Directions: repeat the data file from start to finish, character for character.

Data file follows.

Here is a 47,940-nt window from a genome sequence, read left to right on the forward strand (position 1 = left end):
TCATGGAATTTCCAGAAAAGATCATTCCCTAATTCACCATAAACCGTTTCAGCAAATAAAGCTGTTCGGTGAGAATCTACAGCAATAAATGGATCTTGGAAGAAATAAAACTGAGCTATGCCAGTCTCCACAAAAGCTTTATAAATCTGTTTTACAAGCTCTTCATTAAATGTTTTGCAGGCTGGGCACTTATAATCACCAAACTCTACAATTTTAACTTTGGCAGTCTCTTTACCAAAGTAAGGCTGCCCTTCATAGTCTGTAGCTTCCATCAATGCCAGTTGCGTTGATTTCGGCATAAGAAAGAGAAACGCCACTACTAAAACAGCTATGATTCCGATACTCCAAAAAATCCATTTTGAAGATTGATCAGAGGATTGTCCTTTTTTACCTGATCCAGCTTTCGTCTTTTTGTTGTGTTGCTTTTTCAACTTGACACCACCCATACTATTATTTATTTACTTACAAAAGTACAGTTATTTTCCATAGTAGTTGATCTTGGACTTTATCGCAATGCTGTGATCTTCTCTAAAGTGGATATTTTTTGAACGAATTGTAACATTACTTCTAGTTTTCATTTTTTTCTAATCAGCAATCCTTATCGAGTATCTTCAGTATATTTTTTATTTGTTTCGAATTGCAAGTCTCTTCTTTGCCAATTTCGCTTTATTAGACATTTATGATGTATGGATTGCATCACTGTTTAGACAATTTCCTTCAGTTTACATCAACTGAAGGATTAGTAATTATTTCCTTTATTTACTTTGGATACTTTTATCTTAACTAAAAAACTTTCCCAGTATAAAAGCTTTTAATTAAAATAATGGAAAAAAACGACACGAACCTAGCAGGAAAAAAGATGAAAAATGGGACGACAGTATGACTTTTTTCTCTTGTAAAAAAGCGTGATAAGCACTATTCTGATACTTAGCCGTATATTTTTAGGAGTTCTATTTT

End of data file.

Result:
Here is a 47,940-nt window from a genome sequence, read left to right on the forward strand (position 1 = left end):
TCATGGAATTTCCAGAAAAGATCATTCCCTAATTCACCATAAACCGTTTCAGCAAATAAAGCTGTTCGGTGAGAATCTACAGCAATAAATGGATCTTGGAAGAAATAAAACTGAGCTATGCCAGTCTCCACAAAAGCTTTATAAATCTGTTTTACAAGCTCTTCATTAAATGTTTTGCAGGCTGGGCACTTATAATCACCAAACTCTACAATTTTAACTTTGGCAGTCTCTTTACCAAAGTAAGGCTGCCCTTCATAGTCTGTAGCTTCCATCAATGCCAGTTGCGTTGATTTCGGCATAAGAAAGAGAAACGCCACTACTAAAACAGCTATGATTCCGATACTCCAAAAAATCCATTTTGAAGATTGATCAGAGGATTGTCCTTTTTTACCTGATCCAGCTTTCGTCTTTTTGTTGTGTTGCTTTTTCAACTTGACACCACCCATACTATTATTTATTTACTTACAAAAGTACAGTTATTTTCCATAGTAGTTGATCTTGGACTTTATCGCAATGCTGTGATCTTCTCTAAAGTGGATATTTTTTGAACGAATTGTAACATTACTTCTAGTTTTCATTTTTTTCTAATCAGCAATCCTTATCGAGTATCTTCAGTATATTTTTTATTTGTTTCGAATTGCAAGTCTCTTCTTTGCCAATTTCGCTTTATTAGACATTTATGATGTATGGATTGCATCACTGTTTAGACAATTTCCTTCAGTTTACATCAACTGAAGGATTAGTAATTATTTCCTTTATTTACTTTGGATACTTTTATCTTAACTAAAAAACTTTCCCAGTATAAAAGCTTTTAATTAAAATAATGGAAAAAAACGACACGAACCTAGCAGGAAAAAAGATGAAAAATGGGACGACAGTATGACTTTTTTCTCTTGTAAAAAAGCGTGATAAGCACTATTCTGATACTTAGCCGTATATTTTTAGGAGTTCTATTTT